Snow Patrol's Moping Streak Ends With Forthcoming A Hundred Million Suns

'I'm not talking about my sadness — I'm talking about my happiness,' frontman Gary Lightbody says of his new lyrical direction.

Back in April, when Northern Ireland's Snow Patrol first started writing material for their forthcoming LP, A Hundred Million Suns, frontman Gary Lightbody said he decided pretty early on that he didn't want to write another dour breakup record.

He was through with moping, through with the introspective reflection that follows a relationship's end, and tired of trying to make sense of it all through his cheerless lyrics, as he had on 2003's Final Straw and 2006's Eyes Open. Instead, Lightbody wanted to write a record about love but not have it come across as a eulogy.

"It's different from the other records in that it's based around a relationship that's working rather than one that's falling apart," Lightbody told MTV News, adding that aside from a few one-off shows, the band has no plans to tour the States until early next year. "I wanted to make a record about love that was much more real than just saying, 'I'm happy.' I wanted to make a record that reflected on world situations within the context of seeing it through someone you love's eyes, and what that person means to you, despite how confused or frightened you may be. There's darkness in there, of course, but there's real, proper, functioning love too.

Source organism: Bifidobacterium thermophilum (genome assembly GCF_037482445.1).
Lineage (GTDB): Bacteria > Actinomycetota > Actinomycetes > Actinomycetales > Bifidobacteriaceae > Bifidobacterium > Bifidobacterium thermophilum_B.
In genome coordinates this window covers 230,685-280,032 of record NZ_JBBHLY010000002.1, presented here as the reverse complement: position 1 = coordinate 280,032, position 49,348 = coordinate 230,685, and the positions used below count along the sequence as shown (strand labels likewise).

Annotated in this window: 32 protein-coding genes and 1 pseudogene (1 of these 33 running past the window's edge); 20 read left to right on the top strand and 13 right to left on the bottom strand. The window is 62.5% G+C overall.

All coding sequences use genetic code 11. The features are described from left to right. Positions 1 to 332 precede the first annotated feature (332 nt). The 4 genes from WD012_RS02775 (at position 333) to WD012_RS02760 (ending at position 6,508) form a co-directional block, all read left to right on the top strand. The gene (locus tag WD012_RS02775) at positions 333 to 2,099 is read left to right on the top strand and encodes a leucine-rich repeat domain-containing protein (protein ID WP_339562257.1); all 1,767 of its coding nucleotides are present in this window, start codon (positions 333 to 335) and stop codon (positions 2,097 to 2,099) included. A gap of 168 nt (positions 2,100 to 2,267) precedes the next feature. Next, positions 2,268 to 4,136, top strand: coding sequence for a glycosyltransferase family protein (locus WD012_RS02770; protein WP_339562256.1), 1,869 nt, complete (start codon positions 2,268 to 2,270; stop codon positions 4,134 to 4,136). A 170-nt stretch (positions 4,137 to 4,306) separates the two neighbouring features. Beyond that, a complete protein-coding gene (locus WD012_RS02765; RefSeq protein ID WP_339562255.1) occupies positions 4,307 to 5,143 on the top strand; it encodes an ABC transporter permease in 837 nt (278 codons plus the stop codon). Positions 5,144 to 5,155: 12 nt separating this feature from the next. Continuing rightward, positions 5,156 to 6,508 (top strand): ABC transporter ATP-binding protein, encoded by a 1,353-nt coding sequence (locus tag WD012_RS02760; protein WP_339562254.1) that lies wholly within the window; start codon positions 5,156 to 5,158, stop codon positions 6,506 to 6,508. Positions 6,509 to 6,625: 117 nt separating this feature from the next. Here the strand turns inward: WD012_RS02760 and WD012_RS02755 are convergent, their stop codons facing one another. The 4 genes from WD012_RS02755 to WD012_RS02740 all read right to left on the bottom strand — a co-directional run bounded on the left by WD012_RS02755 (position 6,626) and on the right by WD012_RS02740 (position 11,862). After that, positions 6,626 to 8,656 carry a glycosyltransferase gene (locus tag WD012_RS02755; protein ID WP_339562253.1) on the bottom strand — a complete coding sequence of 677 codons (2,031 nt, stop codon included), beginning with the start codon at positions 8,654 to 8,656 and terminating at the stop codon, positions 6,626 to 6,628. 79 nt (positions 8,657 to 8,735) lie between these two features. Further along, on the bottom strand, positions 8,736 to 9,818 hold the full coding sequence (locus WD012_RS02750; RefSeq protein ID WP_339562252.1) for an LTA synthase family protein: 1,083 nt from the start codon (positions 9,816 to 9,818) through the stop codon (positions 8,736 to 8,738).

"I wanted to celebrate something extraordinary that happened in my life, and I didn't want to mope about the end of it," Lightbody said, referencing a relationship he'd had that went sour — the inspiration for his lyrics. "I wanted to remember the great bits of it, and I wanted to share them with everybody, because they were just an amazing part of my life, and I didn't see a point in dwelling on what brought it to an end. So on this record, I'm not talking about my sadness — I'm talking about my happiness."

It's possible Snow Patrol fans won't even recognize the band when A Hundred Million Suns hits stores October 28. According to Lightbody, the LP is a considerable departure for the band on several levels — for starters, the band was able to experiment more on this effort, working once again with producer Garrett "Jacknife" Lee (Bloc Party, U2).

"I don't know what we'd do without him, to be honest," Lightbody said. "He's really just come into his own. He's one of the best — if not the best — rock producers in the world right now, and he's a maverick genius. When people hear this record ... it's such a leap, sonically. [Lee] has changed the sound of the band into something dramatically more convincing and exciting. Each song is different from the next. I mean, it still sounds like one band, but each song is very different, and yet, it's all still very cohesive."

Before entering the studio to start tracking the effort, Lightbody said that some of the band's members actually took lessons to improve their playing. "We really had to step up a gear to meet the ambition that we had," he said. "We're all reasonably good musicians. I just think that, between the five of us, we make an awesome noise. We fit. We wanted to do something extraordinary this time, and we really needed to shape up to do it."

Lightbody is well aware that, by now, there may be a few perceptions people have about his band and what it's capable of. But those perceptions could be shattered with A Hundred Million Suns, so long as everyone keeps an open mind.

"I want everyone to give it a chance," he implored. "Some people may have written us off already because of various big singles we've had, and that's all they've heard, so they think they've got the measure of us. But I challenge them to listen to this record and say that it's like anything we've done before."